Funky (the green ghost): Funky is much the same as Sue, but appears as four lime green ghosts that travel along a single path from one end and back to the other ad infinitum. Funky is a big obstacle, but also the most predictable so should be easy enough to avoid provided his comrades don’t corner you.
Glitchy (the glitch ghost): The most unpredictable and ultimately dangerous of the ghosts is Glitchy. Warping in at any point within the maze in a mass of scrambled numbers and letters, Glitchy can adopt the behaviour of any of the other ghosts and until he’s fully materialised there’s no way of knowing which ghost he’s aping. Stand your ground and watch his movements to judge how to best proceed.
Now you know about the game’s enemies, it’s comforting to learn that there are also new ways to combat them as well. Naturally dot-munching is still very much the name of the game and power pellets still serve up a welcome dose of payback by turning the ghosts blue so you can chomp through them and gain a few extra points just like old times, but with Pac-Man 256 you also have power-ups.
You unlock new abilities by munching a few thousand dots at a time, with the laser being the first tool players will likely come across. The beam shooting out of Pac-Man’s mouth for a brief time obliterates anything in its path and as with all the power-ups you can upgrade its performance by spending coins, which like Crossy Road, you’ll find during each journey through the maze.
Coins serve as the main method of improving power-ups whilst tokens are the other in-game currency on offer. By default you can amass up to six tokens for free and they replenish over time, but you can double that to 12 or accumulate an unlimited stash of tokens if you’re willing to pay your way through. You can also gain more tokens by watching sponsored video adverts.
It makes for a more extensive and pervasive pay-to-play setup than Crossy Road ever was, but if you want lasers, twisters, bombs and other goodies at your disposal, it’ll cost a token each time you play. Tokens also serve as a continue should you get taken out by a ghost or the glitch, but irrespective of how many tokens you hold, you can only continue once per round.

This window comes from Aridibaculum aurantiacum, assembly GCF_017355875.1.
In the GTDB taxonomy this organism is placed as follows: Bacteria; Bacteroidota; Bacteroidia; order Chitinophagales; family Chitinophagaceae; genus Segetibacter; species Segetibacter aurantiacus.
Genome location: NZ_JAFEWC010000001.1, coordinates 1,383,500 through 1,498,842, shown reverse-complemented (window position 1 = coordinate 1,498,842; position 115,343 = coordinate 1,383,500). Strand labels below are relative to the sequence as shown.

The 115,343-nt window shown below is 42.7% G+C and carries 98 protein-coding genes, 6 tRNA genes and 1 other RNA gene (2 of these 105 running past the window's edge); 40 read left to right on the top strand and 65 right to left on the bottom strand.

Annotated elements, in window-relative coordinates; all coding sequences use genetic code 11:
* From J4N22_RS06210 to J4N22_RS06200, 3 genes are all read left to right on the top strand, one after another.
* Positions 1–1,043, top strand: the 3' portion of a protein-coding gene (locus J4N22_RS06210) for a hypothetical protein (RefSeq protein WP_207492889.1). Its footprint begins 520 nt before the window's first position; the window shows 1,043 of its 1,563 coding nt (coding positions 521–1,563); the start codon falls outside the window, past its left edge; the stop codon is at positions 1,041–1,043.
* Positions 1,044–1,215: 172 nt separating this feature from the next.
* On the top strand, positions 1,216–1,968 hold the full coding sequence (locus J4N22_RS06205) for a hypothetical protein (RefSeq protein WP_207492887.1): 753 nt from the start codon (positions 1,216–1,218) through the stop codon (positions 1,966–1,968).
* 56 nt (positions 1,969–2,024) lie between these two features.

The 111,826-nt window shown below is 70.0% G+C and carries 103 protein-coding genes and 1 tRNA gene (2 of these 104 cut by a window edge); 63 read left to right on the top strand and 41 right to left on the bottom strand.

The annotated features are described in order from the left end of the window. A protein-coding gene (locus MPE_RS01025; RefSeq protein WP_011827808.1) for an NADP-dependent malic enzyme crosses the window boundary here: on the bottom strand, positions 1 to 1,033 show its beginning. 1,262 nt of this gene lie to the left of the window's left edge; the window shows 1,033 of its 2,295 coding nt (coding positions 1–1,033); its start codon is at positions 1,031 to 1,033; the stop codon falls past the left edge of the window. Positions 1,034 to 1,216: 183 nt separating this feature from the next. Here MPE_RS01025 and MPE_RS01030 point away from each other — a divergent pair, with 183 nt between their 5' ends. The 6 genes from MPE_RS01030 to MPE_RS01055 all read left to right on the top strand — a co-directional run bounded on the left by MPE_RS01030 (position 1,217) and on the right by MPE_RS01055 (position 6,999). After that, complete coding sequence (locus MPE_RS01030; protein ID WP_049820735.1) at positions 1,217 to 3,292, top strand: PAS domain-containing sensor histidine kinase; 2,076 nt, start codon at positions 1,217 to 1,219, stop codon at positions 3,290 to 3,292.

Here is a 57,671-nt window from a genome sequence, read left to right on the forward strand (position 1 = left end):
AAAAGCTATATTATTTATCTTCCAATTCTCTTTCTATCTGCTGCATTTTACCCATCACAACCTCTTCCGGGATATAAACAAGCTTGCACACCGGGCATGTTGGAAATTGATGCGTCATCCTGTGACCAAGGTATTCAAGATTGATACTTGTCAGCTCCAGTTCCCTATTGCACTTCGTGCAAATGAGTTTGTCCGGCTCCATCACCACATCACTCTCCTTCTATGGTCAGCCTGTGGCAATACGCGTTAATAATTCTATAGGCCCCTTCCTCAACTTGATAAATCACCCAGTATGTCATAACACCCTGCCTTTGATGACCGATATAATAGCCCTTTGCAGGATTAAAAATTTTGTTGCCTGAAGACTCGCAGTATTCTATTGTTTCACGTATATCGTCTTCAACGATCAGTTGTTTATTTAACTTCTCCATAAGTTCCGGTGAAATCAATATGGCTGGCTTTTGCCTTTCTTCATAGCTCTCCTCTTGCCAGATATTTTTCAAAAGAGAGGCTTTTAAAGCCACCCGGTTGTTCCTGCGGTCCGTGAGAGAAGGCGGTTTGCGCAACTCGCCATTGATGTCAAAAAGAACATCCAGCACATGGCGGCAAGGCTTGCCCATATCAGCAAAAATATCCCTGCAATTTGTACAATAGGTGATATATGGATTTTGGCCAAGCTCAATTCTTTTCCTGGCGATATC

Thankfully the extra complexity added by the freemium elements of the game aren’t a necessity and if you prefer you can tackle the ghosts for free of the power-ups and tokens altogether.
The other big constant that makes Pac-Man, Pac-Man is the fruit and depending on which sweet treat you chow down on will affect your score multiplier to a different power. If you’re playing with power-ups, challenges are also set in place such as ‘get four strawberries’ which will result in a token added to the bank. As a little bonus, consuming 256 in a row is also will grant you a bonus, but it isn’t as simple as it first sounds. Reversing direction will break the chain and there are intentional breaks in the dots within the maze, pushing you down specific routes.
It’s nice to know that Bandai Namco weren’t too precious when handing the reins over to Hipster Whale to tweak and change the original gameplay mechanics of Pac-Man to better suit the isometric endless runner formula that the company has made its name with.
Pac-Man 256 is a perfect mobile title for those who want a quick dip in the pool of retro gaming nostalgia and works to the same formula that make both the original and Crossy Road titles you keep coming back to play. You can pick it up for free on iOS and Android today.